additionally, private student loans are still legal and thus wells Fargo supported lobbyists for example need to be neutralized to avoid loopholes that allow for capitilization of student loan principle amounts

  5. It's tempting to look at the current student lending scheme and criticize it, and, to be sure, a lot of your criticism I can't disagree with. That said, the way it worked before was much, much worse. For-profit corporations trolled around for tiny schools with regional accreditation, making their students eligible for federally-guaranteed loans from private banks like Sallie Mae, Citi and others; the corporations massively grew the size of the schools; and hooked hundreds upon hundreds of new students up with loans that the government would have to pay if the students couldn't. Then, the private lenders misrepresented their cohort default rates - both to Congress and, by extension, to the taxpayer; that rate was what Congress used to decide, effectively, what percentage of the private banks' student loan portfolios to guarantee; the private banks then turned around - with the benefit of the fraudulently-obtained guarantee - and issued debt-backed securities on which they earned a profit. So, in essence, under the old scheme private banks defrauded Congress, and in so doing, manipulated the risk profile of their portfolios (i.e., student default rates), and in the same breath "priced" their securities fraudulently on the market.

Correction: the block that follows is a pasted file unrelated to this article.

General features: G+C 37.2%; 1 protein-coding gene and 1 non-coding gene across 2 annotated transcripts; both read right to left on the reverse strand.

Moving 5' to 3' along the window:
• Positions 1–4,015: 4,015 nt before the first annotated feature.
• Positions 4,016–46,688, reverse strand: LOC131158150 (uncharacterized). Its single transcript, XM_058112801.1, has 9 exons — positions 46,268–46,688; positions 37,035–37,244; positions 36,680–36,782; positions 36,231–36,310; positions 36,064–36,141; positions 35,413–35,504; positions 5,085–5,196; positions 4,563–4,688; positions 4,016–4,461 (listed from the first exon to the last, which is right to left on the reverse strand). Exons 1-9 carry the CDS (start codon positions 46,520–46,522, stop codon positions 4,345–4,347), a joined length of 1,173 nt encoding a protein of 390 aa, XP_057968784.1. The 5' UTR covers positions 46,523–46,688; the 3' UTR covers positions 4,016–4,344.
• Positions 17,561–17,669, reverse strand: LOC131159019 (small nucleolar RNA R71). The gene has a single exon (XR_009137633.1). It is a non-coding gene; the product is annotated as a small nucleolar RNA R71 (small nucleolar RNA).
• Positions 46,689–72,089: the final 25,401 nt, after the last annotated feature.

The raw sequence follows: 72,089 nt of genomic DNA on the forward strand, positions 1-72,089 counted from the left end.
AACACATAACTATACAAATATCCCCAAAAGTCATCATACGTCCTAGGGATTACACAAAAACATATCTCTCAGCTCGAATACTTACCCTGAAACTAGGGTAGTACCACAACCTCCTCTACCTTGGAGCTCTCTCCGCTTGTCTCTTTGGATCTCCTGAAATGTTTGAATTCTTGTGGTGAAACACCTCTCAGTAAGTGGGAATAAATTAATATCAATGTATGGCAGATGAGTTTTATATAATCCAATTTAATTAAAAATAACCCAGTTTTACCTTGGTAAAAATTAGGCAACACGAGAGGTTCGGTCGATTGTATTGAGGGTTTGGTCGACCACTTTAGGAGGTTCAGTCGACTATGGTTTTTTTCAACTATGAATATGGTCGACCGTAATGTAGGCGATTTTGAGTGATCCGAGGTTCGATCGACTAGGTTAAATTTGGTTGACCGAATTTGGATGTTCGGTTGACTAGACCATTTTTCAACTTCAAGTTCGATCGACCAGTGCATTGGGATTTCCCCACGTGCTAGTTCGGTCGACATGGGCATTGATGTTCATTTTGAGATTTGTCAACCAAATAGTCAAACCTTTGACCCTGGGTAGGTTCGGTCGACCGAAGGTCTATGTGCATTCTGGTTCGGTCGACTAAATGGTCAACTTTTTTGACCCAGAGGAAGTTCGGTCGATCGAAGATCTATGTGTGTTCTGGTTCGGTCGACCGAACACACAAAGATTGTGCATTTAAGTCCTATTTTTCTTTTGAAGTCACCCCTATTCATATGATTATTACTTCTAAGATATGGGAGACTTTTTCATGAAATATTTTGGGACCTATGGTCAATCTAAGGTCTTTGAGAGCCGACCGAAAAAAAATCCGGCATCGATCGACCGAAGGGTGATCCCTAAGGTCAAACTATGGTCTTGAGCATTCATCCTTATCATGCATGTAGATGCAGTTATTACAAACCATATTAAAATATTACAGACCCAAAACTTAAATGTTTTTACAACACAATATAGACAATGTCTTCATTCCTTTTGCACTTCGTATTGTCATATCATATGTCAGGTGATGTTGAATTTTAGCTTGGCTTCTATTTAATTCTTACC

It's great to criticize government, and I have no shortage of complaints on my own account. For example, unless you just peg student loan interest rates to inflation, there is exactly zero argument for charging any interest at all on student loans, exactly because they are non-dischargeable. But drawing a straight line between the spread on student loans and the social security and medicare program shortfalls, and claiming that this is a "tax" that will pay for it, makes for somewhat dubious logic, to say the least. I could as easily argue that there is a shortfall in the funding of those programs directly because we spend over $1 trillion per year on defense, more than all countries in the entire world combined.